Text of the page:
My initial Cisco training (minus some courses during undergrad) started with a CCNA Bootcamp class back in the fall of 2011 and I took the composite exam end of February 2012 or beginning of March. To try and make me stand out a little more then a standard CCNA and bearing costs in mind, I went for the CCNA:Security as my only cost were for the exam and I could add an additional line to my resume.

    Appears to me, to obtain a salary inline with what I make as a programmer, I'd need to even further my knowledge. As I recall an interviewer asked me if I knew about BGP, though the limited scope of my Cisco studies did not touch up on BGP and this appears to be a topic in Route for the CCNP. So I hope to aggressively study Route for 8-10 weeks and attempt that exam.

    I essentially set a timeline to finish the CCNP track in 9 months.

    I'm looking at certifications the same as I would for a college curriculum. Set aside a few hours a day to study and have a deadline +/- a few weeks if I feel comfortable with the material.
    2016 Certification Goals:
    CCIE R/S Written: ???
    CCIE R/S Lab: ???
    Add me on LinkedIn: www.linkedin.com/pub/jason-meier/38/912/280/
  • odysseyeliteodysseyelite Posts: 500Member ■■■■□□□□□□
    Research what you want your role to be in the next three years. See what they are looking for, check out job boards. Find a tech you love, not like but love. It makes it much easier to focus and study for that goal.

    I've only taken the VCP training because it was required. I did take the cisco acad but didn't apply myself. I use CBTs, books and a home lab to study for most of my certs.

    Check out ITIL and PMP if you want to go management route. You may want to check out getting a MBA as well.
    Currently reading: Start with Why: How Great Leaders Inspire Everyone to Take Action
  • N2ITN2IT Posts: 7,483Inactive Imported Users
    Like ERP mentioned in another thread, create a plan and align your strategies towards it.

    I like business, process, data, project analyst roles and operational management roles. That's why I study SQL, VB, Project, Excel, Access, ITIL, PMI etc
  • bugzy3188bugzy3188 Posts: 213Member ■■■□□□□□□□
    Thanks for the info guys, as mentioned I don't really know the long term goals of my career, I won't have that information until I broaden my horizons a bit. I guess I was more curious on the different methods that people use to learn the material that they choose, studying habits, short term goals..things like that. Also, is it realistic to think that I could become a Network Admin within 1 year of getting my first Help Desk gig without a college degree? I mean of course, if I got the right certs while gaining experience at work...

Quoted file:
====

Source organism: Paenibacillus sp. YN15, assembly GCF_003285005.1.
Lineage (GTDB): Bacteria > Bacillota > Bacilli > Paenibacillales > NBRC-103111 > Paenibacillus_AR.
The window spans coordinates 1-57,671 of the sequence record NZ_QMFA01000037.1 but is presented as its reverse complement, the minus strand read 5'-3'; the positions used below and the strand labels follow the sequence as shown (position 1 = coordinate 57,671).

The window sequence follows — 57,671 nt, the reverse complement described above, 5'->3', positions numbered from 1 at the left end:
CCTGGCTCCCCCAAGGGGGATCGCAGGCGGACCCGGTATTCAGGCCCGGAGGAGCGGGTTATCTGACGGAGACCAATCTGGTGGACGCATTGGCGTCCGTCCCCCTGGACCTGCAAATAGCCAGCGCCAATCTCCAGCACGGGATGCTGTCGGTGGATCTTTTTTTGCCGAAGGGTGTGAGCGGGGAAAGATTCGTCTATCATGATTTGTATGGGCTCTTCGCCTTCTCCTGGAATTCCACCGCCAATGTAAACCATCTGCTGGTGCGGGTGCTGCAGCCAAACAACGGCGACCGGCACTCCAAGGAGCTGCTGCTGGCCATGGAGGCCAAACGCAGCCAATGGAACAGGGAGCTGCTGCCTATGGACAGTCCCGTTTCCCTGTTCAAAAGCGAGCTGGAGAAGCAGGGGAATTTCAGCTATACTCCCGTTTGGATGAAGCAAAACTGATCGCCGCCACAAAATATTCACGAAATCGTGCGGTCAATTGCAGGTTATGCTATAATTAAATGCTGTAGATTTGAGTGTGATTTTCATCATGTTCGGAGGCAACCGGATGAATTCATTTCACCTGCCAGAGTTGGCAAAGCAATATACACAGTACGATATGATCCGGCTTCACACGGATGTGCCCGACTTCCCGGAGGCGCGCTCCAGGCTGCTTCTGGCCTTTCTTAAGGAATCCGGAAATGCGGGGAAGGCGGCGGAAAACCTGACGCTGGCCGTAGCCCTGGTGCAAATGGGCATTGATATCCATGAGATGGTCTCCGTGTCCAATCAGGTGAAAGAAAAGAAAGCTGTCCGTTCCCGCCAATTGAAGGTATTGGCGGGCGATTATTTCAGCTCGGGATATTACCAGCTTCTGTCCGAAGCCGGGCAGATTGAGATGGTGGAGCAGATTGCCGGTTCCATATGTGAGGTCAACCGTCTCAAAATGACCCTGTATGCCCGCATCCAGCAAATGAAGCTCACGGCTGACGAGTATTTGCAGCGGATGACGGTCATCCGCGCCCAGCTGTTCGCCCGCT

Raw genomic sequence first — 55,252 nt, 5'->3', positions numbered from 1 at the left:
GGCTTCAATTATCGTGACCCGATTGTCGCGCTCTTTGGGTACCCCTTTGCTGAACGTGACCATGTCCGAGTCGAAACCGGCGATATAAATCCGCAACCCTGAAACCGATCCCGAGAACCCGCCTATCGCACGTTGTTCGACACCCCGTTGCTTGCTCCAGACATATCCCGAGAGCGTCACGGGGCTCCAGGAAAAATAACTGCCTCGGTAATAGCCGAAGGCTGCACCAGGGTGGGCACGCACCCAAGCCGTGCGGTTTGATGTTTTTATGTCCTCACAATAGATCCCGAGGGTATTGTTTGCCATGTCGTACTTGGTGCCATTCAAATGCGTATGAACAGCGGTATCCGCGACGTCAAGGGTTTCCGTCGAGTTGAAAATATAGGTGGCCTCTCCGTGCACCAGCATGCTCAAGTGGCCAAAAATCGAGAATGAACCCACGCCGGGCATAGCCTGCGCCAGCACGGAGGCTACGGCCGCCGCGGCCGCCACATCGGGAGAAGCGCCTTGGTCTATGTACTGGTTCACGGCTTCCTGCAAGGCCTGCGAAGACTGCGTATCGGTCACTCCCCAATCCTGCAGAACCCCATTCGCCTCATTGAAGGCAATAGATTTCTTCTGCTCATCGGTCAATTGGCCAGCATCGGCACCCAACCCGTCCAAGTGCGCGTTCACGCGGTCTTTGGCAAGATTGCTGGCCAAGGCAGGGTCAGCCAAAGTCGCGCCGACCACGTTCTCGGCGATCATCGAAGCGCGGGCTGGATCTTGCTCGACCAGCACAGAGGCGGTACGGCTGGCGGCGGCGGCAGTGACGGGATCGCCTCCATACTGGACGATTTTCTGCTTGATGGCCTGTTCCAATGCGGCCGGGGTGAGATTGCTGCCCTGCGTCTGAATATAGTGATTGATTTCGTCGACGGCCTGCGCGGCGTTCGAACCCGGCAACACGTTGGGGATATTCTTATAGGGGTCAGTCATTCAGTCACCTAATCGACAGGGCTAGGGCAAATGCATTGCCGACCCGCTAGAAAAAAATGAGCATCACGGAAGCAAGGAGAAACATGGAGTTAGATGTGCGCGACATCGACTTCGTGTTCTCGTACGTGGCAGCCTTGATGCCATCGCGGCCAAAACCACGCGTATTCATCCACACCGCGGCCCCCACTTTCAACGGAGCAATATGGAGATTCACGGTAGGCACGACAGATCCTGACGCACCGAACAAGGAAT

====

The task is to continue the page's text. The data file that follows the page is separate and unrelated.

If you havin frame problems I feel bad for you son, I got 99 problems but a switch ain't one
  • NetworkVeteranNetworkVeteran Posts: 2,338Member ■■■■■■■■□□
    bugzy3188 wrote: »
    Also, is it realistic to think that I could become a Network Admin within 1 year of getting my first Help Desk gig without a college degree? I mean of course, if I got the right certs while gaining experience at work...
    Yes, that's a realistic goal for a year from now if you're a motivated person. I would say the same thing even without that "Windows 7 Configuration" certification and helpdesk experience. Do I think that folks working the help desk for a year normally become network admins? No, no I don't.
  • bugzy3188bugzy3188 Posts: 213Member ■■■□□□□□□□
    Cool, that is good to hear. Well here are my certification goals that I hope to launch me in that direction within the next year, MCITP Enterprise Admin, Network +, and Cisco. I am not familiar yet with Cisco certifications, how far up the ladder should i expect to climb to land my first Admin position?
    If you havin frame problems I feel bad for you son, I got 99 problems but a switch ain't one
  • kurosaki00kurosaki00 Posts: 973Member
    my strategy right now is
    study for ccna with the time my work + MS studies leave me
    not much =\
    meh
  • rensationalrensational Posts: 30Member ■■□□□□□□□□
    Hey, just wanted to say I am in a similar boat. I think you had another thread I responded to about help desk, which I just got started in. There are so many different things I keep thinking I want to study. I have gotten IT jobs, but I still need to get A+, Network+...my current job seems as if the only way to advance is to learn about servers, so I am kind of thinking of Server+ now, as well, although I know I probably won't stay here. My ultimate goal involves getting into programming, so I have been studying C++, too...which takes focus away from A+ and Network+. And there are other languages I want to explore.

    I have used a combo of classes and study guides. I took an online class for C++ and have a study guide, and a few years ago I took an A+ class more so to have guidance in hands-on activity (I know I didn't need to take a course but didn't just want to read and fool with an old computer). I thought my current job was going to teach me more about networking and get my feet wet with that since it's an ISP, but it's not working out that way.

    I also am wanting to get a mentor now (if anyone wants to sign up for that...) to go to with questions, advice and maybe to learn more.
  • paul78paul78 Posts: 3,013Member ■■■■■■■■■■
    bugzy3188 wrote: »
    ... as mentioned I don't really know the long term goals of my career, I won't have that information until I broaden my horizons a bit.
    Your statement in itself is a great start. It's ok not to know what your long term goals are... otherwise you may end up with a narrow focus. Sounds like you already made the first big step which is to decide that you like IT.

    I have always advocated that its better to focus on the current job that you are doing and do it well. If you always look at what's over the horizon, you may never get good at what you are doing today.